The cast is rounded out by Tye Davis, Adriana Napolitano, Bridget Davis and Brian Earles. These proteans zip between the 1940s, 1980 and Ancient Greece all the while singing and dancing. Earles had a cameo as Hermes that was both deadpan and saucy — not an easy feat.

Multi-hyphenate Justin A. Pike directed the show. (The artistic director of the Studio Theatre, he also designed the scenery and co-designed the lighting.) He kept the story going briskly without making it seem rushed. With the slight book, it cannot afford to drag lest the audience think too hard. Trusting his actors and audience, he doesn’t skip over the jokes in the book, but he also doesn’t hammer them home. This understanding of audience and of actors’ abilities are marks of his adroitness as a director.

Hannah M. Sawyer’s costumes pay homage to both Ancient Greece and 1980. Let’s face it, with flowing light fabric, there really wasn’t too much different between the two.  Sawyer creates a unique look for each muse in both color and style.  She also created attire which allowed a variety of movement. Her 1940s clothes were classic and avoided the temptation to be caricatures. On the other hand, her mythical creatures were over-the-top and the hilarious.

Bob Bidewell’s music direction maximized the vocal abilities of the singers.  The singers’ voices blended well together in the variety of vocal styles in this score.  This music from 1980 is not the strongest, which offers its own set of challenges. Bidewell and the cast succeeded in making it work on stage.  He also led the four-piece orchestra through Jeff Lynne and John Farrar’s score.

Xanadu plays today at 2pm. It resumes performances July 16 to 18 at 7pm and the 19th at 2pm.  It is like a summer cocktail – frothy, light, a touch sweet and refreshing.

XANADU skates into Studio Theatre

xanaduThe 1980 movie musical FLOP Xanadu was reimagined as a stage musical in 2007 and became a surprise smash on Broadway.  It has now skated into the Studio Theatre for a summer run.

The bubblegum pop score of Jeff Lynne and John Farrar has been augmented by a book by Douglas Carter Beane. He combined the original movie story with a touch of Clash of the Titans (another early 1980s movie disappointment) and added a great deal of humor and campy fun.

Directed by Justin A. Pike, the musical features a cast of Courtney Speyer, Kevin Crumpler, Greg Blacklaw, Gabi Baltzley, Amy Young, Tye Davis, Adriana Napolitano, Bridget Davis and Brian Earles.

The creative team team features choreographer Sara Adams, musical director Bob Bidewell, costume designer Hannah M. Sawyer and stage manager Danette Scott Perry.  In addition to directing, Pike designed the sets and co-designed the lighting with Michael Goodbar.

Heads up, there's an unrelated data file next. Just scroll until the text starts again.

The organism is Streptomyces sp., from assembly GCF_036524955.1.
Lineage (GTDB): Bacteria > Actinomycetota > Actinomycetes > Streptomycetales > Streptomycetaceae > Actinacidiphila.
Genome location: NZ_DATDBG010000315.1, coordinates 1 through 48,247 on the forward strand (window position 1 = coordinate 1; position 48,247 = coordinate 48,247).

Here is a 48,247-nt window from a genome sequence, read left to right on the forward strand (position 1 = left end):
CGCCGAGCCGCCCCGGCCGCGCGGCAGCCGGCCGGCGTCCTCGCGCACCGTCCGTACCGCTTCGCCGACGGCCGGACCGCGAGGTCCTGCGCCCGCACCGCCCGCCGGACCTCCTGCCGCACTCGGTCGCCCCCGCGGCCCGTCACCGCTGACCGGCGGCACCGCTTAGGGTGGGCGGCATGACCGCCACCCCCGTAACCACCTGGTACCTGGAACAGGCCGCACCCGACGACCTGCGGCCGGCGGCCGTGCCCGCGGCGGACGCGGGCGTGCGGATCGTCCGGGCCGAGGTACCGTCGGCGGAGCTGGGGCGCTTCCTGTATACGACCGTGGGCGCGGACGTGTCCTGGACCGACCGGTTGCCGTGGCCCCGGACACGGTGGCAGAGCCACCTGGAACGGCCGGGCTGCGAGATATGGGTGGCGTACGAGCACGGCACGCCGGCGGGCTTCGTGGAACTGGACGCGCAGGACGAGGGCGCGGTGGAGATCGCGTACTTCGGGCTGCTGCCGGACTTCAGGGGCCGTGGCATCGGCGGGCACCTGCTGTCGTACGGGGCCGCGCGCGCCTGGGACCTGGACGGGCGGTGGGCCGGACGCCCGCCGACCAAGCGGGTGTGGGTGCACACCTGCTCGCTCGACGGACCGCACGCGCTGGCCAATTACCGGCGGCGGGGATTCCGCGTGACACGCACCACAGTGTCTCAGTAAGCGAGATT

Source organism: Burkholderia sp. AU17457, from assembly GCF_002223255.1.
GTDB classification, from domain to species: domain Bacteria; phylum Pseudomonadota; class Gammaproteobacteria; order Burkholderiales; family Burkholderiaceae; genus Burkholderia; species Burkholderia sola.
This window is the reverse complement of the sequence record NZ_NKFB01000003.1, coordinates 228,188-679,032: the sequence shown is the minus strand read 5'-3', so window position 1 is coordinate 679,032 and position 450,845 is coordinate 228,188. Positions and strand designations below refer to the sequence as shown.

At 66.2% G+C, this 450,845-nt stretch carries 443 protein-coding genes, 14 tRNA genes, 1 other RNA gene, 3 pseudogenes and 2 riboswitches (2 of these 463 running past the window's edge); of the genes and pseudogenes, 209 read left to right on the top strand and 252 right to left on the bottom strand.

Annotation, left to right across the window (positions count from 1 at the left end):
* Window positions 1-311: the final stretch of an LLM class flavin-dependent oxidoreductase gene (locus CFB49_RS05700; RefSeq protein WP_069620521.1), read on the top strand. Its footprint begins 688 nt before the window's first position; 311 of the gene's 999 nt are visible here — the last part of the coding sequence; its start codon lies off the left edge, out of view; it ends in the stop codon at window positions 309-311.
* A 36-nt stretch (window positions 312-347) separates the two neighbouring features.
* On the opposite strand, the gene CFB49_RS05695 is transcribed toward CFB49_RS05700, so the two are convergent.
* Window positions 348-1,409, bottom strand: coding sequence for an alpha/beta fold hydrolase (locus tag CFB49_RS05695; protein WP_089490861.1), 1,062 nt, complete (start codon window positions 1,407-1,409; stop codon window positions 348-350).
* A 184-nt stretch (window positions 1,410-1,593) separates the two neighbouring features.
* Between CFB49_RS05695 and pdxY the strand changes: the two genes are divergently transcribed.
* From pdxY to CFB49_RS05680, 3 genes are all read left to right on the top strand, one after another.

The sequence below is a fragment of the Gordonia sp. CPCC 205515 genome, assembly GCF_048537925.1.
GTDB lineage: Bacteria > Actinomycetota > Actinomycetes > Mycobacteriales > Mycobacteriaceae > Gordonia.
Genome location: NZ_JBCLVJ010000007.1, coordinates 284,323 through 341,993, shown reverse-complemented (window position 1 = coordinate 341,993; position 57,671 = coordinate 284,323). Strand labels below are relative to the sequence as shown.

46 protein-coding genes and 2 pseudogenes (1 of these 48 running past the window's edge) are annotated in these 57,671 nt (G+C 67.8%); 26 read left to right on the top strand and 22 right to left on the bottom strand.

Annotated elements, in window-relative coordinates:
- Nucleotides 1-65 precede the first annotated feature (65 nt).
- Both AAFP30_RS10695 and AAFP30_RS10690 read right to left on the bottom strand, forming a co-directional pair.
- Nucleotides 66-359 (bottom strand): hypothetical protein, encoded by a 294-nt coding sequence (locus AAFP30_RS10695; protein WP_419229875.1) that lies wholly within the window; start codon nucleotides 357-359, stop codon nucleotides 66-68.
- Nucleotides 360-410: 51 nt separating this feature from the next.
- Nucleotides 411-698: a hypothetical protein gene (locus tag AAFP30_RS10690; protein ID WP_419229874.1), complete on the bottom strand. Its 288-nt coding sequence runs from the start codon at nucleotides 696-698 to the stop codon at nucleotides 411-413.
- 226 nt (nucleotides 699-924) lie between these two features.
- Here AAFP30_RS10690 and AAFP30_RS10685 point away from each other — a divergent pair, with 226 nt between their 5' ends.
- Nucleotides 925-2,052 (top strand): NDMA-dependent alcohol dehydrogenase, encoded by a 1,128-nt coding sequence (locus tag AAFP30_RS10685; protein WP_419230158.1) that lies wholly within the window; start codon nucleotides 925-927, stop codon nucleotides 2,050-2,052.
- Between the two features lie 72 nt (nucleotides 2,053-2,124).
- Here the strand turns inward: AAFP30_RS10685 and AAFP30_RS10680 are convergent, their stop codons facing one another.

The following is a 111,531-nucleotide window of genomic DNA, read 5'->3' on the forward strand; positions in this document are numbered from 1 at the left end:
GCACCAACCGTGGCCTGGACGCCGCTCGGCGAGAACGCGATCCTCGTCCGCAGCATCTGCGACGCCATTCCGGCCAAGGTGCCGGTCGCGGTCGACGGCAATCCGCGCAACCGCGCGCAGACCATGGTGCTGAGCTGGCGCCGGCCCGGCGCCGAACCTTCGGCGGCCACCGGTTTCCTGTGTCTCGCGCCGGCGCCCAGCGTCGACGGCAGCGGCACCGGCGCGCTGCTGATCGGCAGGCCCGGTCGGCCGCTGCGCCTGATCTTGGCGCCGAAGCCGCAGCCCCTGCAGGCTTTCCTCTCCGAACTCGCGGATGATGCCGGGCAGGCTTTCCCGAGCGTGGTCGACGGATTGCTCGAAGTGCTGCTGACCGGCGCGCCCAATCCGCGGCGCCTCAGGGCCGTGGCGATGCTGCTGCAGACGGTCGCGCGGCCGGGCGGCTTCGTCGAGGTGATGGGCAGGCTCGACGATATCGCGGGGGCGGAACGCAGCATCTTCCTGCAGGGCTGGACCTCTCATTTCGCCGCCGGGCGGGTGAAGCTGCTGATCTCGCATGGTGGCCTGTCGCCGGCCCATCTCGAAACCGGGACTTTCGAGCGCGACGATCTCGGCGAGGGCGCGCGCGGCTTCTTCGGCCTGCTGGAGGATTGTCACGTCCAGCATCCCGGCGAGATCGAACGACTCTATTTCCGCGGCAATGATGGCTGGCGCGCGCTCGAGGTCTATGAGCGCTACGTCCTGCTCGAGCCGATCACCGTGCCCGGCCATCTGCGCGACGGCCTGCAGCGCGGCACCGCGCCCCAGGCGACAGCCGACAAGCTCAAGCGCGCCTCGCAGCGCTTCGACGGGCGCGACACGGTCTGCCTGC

Performances began on July 9 and continue through July 19.  Curtain time is 7pm on Thursday, Friday and Saturday and 2pm on Sunday.

9 TO 5 closes out 59th season of CTLR

9to5musicalWhat better way to end your 59th season than with a show with a 5 and a 9?  The Community Theatre of Little Rock presents the musical 9 to 5 through June 21st at The Studio Theatre (320 West 7th Street).

Performances are at 7:30pm on Thursday, Friday and Saturday evenings and at 2pm on Sunday afternoons.

9 to 5 is written by Patricia Resnick, who co-wrote the movie screenplay, with songs by Dolly Parton.  Parton received a Tony nomination for her score.

Set in the late 1970s this hilarious story of friendship and revenge in the Rolodex era is outrageous, thought-provoking, and even a little romantic.  Pushed to the boiling point, three female co-workers concoct a plan to get even with their boss. In a hilarious turn of events, Violet, Judy and Doralee live out their wildest fantasy – giving their boss the boot! While Hart remains “otherwise engaged,” the women give their workplace a dream makeover, taking control of the company that had always kept them down.

The cast is led by Bridget Davis, Becky McAlister and Karena White as the main trio of women working hard to get ahead in the workplace. They are joined by Duane Jackson as the sexist, egotistical, lying, hypocritical, bigot of a boss from Hell and Cheryl Troillett as his lackey.  Others in the cast include Chuck Massey, Chase Cundell, Jeremiah Herman, Leon Baggett, Rachel Garrett Bland, Mark Burbank, Jerry Davidson, Katy Fraley, Amanda Garrison Gilmore, Shann Nobels, Tanner Oglesby, Michael Pete, Jennifer Jackson Restum, Hannah M. Sawyer, Danny Troillett, Bruce Ward, Olivia Witcher and Jerry Woods.